Soca star Machel Montano, in collaboration with Blue Waters and Unicomer (Trinidad), donated 65 tablets to needy pupils at the Siparia Boys’ RC School yesterday. From left are Nicholas Bengochea, Machel Montano, Siparia Boys’ RC principal Maria Daly-Worrell, Clive Fletcher and Elizabeth Montano.

Soca king Machel Montano yesterday returned to his Alma Mater, Siparia Boys’ RC School, taking 65 tablets for disadvantaged students.

It was the first time that Montano had visited the school in over 20 years. It was while there he had won the Junior Calypso Monarch in 1985 with the song Too Young to Soca, the catalyst for his rise to stardom.

Prancing on the hopscotch boxes in the courtyard, Montano said he was amazed that the school had remained exactly as he remembered it from his childhood years. He walked into his favourite classroom and even sat down on the wobbly desk singing his junior calypso hit.

Accompanied by his mother Elizabeth, Montano said he felt it was important to give back to the school which had shaped his life.

“Today we are coming together to answer the call of the Education Minister, who asked corporate citizens to help out students in need with tablets and laptops to facilitate this COVID-19 challenge of homeschooling and online schooling,” Montano said.

He explained that the Machel Montano Foundation for Greatness decided to contribute to four schools which had played a special part in his life.

“Apart from assisting Siparia Boys’ RC, we also assisted the Macaulay Government Primary School, the Carenage Girls’ Primary School, Carenage is where I was born and the Toco Secondary School, because Toco is where I now live,” Montano said.

Saying it was important for children to not get lost with their education, Montano said citizens must work together to help everyone.

“We must meet technology and combat this challenge. It takes a village to raise a child. The community on a wide scale must chip in and give the students the assistance, fixtures and devices they deserve,” he said.

He added that despite the period of COVID-19, there was an opportunity to grow.

“T&T is a nation rooted in culture just as much as it is rooted in oil. It takes moments like this to notice what Carnival is, what is Eid, Divali, chutney, soca, pan to the balance of our country,” he added.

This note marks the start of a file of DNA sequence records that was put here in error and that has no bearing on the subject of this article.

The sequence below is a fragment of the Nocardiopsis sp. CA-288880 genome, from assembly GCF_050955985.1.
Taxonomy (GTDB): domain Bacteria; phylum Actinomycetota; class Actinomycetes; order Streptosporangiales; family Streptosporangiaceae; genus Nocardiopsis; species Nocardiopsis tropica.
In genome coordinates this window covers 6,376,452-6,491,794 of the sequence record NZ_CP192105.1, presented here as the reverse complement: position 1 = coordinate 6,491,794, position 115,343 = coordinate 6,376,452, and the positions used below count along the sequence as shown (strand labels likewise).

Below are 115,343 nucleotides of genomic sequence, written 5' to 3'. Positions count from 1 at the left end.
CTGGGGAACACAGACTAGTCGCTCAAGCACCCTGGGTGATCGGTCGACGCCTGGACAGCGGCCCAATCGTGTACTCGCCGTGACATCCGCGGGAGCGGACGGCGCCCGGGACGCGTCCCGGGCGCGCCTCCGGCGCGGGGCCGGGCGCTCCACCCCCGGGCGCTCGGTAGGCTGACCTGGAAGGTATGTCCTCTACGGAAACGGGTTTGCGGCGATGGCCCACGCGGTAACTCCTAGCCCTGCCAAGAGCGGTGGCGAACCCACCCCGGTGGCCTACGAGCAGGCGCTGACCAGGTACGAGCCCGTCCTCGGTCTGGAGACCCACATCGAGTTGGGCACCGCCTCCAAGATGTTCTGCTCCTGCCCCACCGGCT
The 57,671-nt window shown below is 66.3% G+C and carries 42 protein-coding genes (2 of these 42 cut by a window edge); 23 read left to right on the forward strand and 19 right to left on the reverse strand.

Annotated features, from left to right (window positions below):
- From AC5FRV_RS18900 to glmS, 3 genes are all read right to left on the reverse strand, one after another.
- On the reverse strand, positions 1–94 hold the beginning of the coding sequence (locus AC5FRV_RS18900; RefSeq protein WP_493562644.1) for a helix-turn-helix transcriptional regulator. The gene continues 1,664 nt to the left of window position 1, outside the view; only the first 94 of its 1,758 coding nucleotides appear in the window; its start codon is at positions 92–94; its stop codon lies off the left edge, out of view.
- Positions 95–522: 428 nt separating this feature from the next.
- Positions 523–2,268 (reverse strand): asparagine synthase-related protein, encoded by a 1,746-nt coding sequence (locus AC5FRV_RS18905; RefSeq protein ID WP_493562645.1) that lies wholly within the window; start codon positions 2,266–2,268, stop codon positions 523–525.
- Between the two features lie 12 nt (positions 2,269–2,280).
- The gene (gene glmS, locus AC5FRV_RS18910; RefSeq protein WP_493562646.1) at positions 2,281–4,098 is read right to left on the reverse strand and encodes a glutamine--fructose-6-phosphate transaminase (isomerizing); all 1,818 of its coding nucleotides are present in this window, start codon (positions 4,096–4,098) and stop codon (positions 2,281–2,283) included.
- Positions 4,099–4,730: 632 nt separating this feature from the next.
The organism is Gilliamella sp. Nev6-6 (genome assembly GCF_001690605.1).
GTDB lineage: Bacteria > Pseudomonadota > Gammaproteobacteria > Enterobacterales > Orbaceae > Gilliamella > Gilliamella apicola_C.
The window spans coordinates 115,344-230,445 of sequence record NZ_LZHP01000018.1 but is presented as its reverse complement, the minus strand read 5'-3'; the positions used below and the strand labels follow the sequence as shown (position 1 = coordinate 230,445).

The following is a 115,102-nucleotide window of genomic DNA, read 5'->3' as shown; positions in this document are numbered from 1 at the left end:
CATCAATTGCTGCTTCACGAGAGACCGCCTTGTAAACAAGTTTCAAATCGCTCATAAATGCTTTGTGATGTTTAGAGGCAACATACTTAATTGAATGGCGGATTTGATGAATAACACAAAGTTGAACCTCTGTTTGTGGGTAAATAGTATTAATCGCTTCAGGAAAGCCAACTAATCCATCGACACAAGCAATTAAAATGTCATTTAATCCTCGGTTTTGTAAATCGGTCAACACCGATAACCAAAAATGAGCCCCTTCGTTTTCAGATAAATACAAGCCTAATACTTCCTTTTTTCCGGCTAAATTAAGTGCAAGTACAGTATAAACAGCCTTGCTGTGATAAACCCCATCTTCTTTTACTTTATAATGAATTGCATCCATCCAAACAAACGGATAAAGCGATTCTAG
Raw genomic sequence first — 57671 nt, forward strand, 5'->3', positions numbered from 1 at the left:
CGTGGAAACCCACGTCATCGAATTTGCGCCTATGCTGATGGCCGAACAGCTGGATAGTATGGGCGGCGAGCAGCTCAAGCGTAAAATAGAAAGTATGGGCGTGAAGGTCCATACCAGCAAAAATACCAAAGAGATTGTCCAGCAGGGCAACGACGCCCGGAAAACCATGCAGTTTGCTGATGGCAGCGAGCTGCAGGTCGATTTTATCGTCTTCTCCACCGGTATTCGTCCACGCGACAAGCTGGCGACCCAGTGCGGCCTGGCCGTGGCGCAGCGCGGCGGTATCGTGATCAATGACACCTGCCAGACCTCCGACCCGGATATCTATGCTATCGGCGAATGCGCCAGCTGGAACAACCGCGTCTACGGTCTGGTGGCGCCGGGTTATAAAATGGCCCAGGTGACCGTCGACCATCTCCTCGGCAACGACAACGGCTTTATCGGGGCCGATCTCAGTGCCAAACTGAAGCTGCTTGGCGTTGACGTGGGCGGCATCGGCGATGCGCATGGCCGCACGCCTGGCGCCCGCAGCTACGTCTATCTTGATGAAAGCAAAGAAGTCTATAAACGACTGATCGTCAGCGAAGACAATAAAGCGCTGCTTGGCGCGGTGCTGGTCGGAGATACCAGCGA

Admitting that many entertainers were feeling the pinch of a loss of income, Montano said he was certain that the entertainment industry will continue to flourish.

“Within our entertainment spaces, we are helping each other financially and emotionally. We are creating farming and by-products for each other. This is the inspiration for each other. As things progress, there is a lot of collaboration. Artists need a place to set up studios, it is kind of a barter system now where we help each other,” Montano said.

He said although many believed that Carnival 2021 was off, this was not the case.

“Carnival as we know it might be off but the Carnival we never dreamed of will be on. There are ways to utilise a virtual space, online with COVID protocols in mind,” he said.

Montano added that the T&T people were resilient and they will not allow COVID-19 to take away their livelihood.

“They will find ways to cope. This is a time when we have to embrace technology and keep the safety of humans in mind. That could only bring prosperity to us, so 2020 will be the catalyst of exporting culture on a mass scale,” he said.

Blue Waters brand manager Nicolas Bengochea, who was also on hand, agreed that necessity was the mother of invention.

“This has given us an opportunity to work together and we see the investment in students as important, so assisting with sharing technology is something we are more than happy to do,” Bengochea said.

Unicomer (Trinidad) Limited’s Clive Fletcher also pledged support and said they will continue assisting students in need across the country.